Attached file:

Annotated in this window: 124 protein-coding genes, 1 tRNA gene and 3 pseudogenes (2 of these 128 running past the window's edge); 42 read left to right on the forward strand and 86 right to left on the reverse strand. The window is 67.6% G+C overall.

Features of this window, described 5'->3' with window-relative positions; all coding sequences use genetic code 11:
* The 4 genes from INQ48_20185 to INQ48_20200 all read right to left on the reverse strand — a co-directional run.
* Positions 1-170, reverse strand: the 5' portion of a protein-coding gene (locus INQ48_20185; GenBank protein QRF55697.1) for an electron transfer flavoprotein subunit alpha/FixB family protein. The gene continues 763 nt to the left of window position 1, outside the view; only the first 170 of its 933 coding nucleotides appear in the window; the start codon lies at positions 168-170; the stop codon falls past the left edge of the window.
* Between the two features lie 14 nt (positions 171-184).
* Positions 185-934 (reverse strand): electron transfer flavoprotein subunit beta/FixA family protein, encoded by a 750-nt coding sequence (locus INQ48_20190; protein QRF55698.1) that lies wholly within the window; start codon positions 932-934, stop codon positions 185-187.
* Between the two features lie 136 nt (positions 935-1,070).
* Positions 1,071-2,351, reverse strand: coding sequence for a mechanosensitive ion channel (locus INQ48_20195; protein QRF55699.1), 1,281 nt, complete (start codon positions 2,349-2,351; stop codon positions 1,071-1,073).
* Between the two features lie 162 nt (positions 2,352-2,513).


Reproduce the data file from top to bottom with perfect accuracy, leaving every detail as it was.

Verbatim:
Annotated in this window: 124 protein-coding genes, 1 tRNA gene and 3 pseudogenes (2 of these 128 running past the window's edge); 42 read left to right on the forward strand and 86 right to left on the reverse strand. The window is 67.6% G+C overall.

Features of this window, described 5'->3' with window-relative positions; all coding sequences use genetic code 11:
* The 4 genes from INQ48_20185 to INQ48_20200 all read right to left on the reverse strand — a co-directional run.
* Positions 1-170, reverse strand: the 5' portion of a protein-coding gene (locus INQ48_20185; GenBank protein QRF55697.1) for an electron transfer flavoprotein subunit alpha/FixB family protein. The gene continues 763 nt to the left of window position 1, outside the view; only the first 170 of its 933 coding nucleotides appear in the window; the start codon lies at positions 168-170; the stop codon falls past the left edge of the window.
* Between the two features lie 14 nt (positions 171-184).
* Positions 185-934 (reverse strand): electron transfer flavoprotein subunit beta/FixA family protein, encoded by a 750-nt coding sequence (locus INQ48_20190; protein QRF55698.1) that lies wholly within the window; start codon positions 932-934, stop codon positions 185-187.
* Between the two features lie 136 nt (positions 935-1,070).
* Positions 1,071-2,351, reverse strand: coding sequence for a mechanosensitive ion channel (locus INQ48_20195; protein QRF55699.1), 1,281 nt, complete (start codon positions 2,349-2,351; stop codon positions 1,071-1,073).
* Between the two features lie 162 nt (positions 2,352-2,513).